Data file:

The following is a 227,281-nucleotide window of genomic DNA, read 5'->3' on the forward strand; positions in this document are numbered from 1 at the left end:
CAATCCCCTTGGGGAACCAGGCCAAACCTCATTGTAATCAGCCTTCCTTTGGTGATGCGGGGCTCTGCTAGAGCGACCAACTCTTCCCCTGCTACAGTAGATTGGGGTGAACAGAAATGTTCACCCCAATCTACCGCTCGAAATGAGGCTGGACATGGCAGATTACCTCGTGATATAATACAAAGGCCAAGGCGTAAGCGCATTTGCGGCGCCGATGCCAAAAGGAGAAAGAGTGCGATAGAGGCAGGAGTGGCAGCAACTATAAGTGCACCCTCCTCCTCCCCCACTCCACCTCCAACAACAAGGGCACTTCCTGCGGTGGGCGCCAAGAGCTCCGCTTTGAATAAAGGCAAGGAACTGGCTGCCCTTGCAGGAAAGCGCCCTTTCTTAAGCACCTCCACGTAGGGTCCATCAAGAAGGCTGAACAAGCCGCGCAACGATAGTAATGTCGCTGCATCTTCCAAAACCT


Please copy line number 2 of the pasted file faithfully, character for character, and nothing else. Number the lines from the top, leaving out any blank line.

CAATCCCCTTGGGGAACCAGGCCAAACCTCATTGTAATCAGCCTTCCTTTGGTGATGCGGGGCTCTGCTAGAGCGACCAACTCTTCCCCTGCTACAGTAGATTGGGGTGAACAGAAATGTTCACCCCAATCTACCGCTCGAAATGAGGCTGGACATGGCAGATTACCTCGTGATATAATACAAAGGCCAAGGCGTAAGCGCATTTGCGGCGCCGATGCCAAAAGGAGAAAGAGTGCGATAGAGGCAGGAGTGGCAGCAACTATAAGTGCACCCTCCTCCTCCCCCACTCCACCTCCAACAACAAGGGCACTTCCTGCGGTGGGCGCCAAGAGCTCCGCTTTGAATAAAGGCAAGGAACTGGCTGCCCTTGCAGGAAAGCGCCCTTTCTTAAGCACCTCCACGTAGGGTCCATCAAGAAGGCTGAACAAGCCGCGCAACGATAGTAATGTCGCTGCATCTTCCAAAACCT